HC Deb 01 March 1880 vol 251 cc39-43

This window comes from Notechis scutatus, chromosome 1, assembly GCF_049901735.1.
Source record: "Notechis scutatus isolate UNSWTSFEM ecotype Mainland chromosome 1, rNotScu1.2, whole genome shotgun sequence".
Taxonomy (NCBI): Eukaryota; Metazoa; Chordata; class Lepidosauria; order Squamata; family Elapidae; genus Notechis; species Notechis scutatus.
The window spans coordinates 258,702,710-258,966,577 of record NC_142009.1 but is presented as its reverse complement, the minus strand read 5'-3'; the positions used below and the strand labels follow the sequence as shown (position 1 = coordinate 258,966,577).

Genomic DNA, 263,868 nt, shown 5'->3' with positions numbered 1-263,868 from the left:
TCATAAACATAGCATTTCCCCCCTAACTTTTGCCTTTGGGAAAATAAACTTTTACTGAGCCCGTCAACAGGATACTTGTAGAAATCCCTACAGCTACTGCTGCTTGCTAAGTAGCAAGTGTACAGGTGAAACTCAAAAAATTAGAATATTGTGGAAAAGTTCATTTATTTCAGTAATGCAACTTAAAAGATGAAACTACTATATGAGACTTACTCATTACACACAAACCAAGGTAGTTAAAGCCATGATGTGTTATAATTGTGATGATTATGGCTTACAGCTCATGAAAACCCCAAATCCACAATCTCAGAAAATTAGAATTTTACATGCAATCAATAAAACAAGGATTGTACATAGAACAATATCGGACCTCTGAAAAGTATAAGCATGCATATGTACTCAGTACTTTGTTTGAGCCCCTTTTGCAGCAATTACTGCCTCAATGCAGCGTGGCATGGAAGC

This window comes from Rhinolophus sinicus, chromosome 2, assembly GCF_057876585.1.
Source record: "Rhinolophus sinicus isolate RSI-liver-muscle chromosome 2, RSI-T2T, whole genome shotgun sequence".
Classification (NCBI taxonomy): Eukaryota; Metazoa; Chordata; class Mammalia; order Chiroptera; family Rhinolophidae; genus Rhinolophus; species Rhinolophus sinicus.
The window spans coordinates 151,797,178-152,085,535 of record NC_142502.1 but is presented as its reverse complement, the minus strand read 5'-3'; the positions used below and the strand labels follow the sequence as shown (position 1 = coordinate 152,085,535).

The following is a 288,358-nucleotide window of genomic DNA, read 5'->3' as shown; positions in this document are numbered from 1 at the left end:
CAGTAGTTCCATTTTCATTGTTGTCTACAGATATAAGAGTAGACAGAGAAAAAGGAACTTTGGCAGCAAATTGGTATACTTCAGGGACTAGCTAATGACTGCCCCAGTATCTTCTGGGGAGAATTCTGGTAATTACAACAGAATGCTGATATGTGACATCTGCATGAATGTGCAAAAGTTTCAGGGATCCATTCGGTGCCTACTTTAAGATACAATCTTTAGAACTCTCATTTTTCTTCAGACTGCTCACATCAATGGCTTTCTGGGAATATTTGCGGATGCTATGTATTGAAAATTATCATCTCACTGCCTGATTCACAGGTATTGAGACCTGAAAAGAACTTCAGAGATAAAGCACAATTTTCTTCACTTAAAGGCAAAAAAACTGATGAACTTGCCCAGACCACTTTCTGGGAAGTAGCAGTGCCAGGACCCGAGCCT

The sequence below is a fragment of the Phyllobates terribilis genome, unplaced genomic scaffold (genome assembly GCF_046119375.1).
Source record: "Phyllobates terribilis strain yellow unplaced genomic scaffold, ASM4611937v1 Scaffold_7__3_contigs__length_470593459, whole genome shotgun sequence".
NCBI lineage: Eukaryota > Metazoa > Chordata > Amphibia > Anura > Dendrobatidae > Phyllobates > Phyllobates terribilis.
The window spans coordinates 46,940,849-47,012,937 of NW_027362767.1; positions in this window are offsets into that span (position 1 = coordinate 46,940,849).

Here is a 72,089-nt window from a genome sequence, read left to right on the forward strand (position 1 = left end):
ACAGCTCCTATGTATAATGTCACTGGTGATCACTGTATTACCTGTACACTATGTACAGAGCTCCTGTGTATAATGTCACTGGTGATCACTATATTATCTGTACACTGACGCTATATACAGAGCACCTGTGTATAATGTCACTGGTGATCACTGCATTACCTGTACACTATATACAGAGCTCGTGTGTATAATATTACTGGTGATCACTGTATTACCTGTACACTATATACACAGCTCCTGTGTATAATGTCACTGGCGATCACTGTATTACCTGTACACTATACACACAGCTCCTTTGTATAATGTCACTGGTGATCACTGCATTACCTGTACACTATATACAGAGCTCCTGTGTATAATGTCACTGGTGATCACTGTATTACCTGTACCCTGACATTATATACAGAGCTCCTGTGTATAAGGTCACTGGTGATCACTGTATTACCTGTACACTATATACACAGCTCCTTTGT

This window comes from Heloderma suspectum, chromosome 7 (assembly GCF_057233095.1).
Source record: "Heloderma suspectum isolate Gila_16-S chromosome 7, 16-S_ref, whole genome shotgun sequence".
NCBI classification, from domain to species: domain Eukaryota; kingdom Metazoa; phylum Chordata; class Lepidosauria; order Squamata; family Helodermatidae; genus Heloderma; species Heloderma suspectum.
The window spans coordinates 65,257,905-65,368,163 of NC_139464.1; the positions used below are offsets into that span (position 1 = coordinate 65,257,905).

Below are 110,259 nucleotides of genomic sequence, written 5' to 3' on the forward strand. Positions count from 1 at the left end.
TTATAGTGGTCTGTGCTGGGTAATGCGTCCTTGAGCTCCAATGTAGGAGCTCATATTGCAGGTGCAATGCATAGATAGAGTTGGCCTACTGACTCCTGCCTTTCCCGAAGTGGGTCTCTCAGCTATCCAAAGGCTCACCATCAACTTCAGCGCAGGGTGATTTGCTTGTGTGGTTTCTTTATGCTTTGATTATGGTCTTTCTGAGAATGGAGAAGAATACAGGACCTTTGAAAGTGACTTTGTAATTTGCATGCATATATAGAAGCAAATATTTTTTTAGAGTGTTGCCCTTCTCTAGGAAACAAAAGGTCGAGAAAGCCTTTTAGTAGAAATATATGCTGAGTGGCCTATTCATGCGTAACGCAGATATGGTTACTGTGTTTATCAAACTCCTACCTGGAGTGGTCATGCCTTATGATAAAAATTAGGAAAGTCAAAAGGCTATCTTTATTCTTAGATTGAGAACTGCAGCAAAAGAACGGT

, in rising to call attention to the urgent need of a fishery pier and harbour at Malin Head, Ennishowen, county Donegal, and to move— That greater facilities than are now available should be granted to the distressed inhabitants for raising the sum of money required, said, if he cared to occupy the time of the House, he could quote copious extracts to show the excessive distress prevailing at Ennishowen at the present time. But even in ordinary times the fishing interests of Ireland should be the object of a great deal of care on the part of the Government; and year after year the Irish Members had endeavoured to secure some attention and care in this respect from the Government. The whole coast of Donegal, especially that part of it lying between Lough Swilly and Lough Foyle, was exposed to the fury of the Atlantic gales; and there was great need, therefore, for some protection for the fishermen in plying their dangerous calling in that locality. The distress round Malin Head was now extremely severe; and he thought that the Government ought to take the opportunity of doing a work which would be not only of permanent benefit to the locality, but of the highest advantage in relieving and mitigating the prevalent severe distress. Some time ago all the leading persons in the district, without distinction of politics or creed, joined in a Petition for a fishery pier and harbour being erected at Malin Head, and a local inquiry was in consequence held by Mr. Brady and Mr. Johnson, the Fishery Inspectors, who agreed that the circumstances were such that there was an urgent need for such a work being undertaken. There was a good case in favour of Government aid. The Board of Works laid it down that if one-quarter of the sum required was raised in the locality, the remainder would be advanced by them. In ordinary years the amount could be raised in the locality; but now all their energies were occupied in relieving the necessities of the country, and it was quite impossible that the sum required—about £1,000—could be raised. If the Government would hold out to the locality any hope that the entire sum would be advanced on such easy terms as money was advanced to landlords, they might set to work to construct the pier and harbour, and thereby relieve much misery and afford protection to the local fishing industry. He hoped the Government would in this case dispense with red-tapeism. If the money were advanced to the inhabitants on the same terms as to the landlords he did not think the Treasury would suffer, and a great benefit would be conferred on the district. It was literally impossible for any fishing industry to grow up on such exposed parts of the Irish coast until something was done, in the first place, by public authority and at the public expense. If fishing piers and harbours were constructed the fishermen could invite capital; fishing boats of an improved character would be employed in the trade, as they would be protected against stress of weather. Through the absolute want of such conveniences the fishermen could now only drag their boats up on the beach. There could be nothing but the most wretched sort of fishing on the coast of Ireland, especially in Donegal, until the Government afforded liberal assistance. The loss to the Treasury would be recouped in a little time, and there would result a great development of industry and prosperity.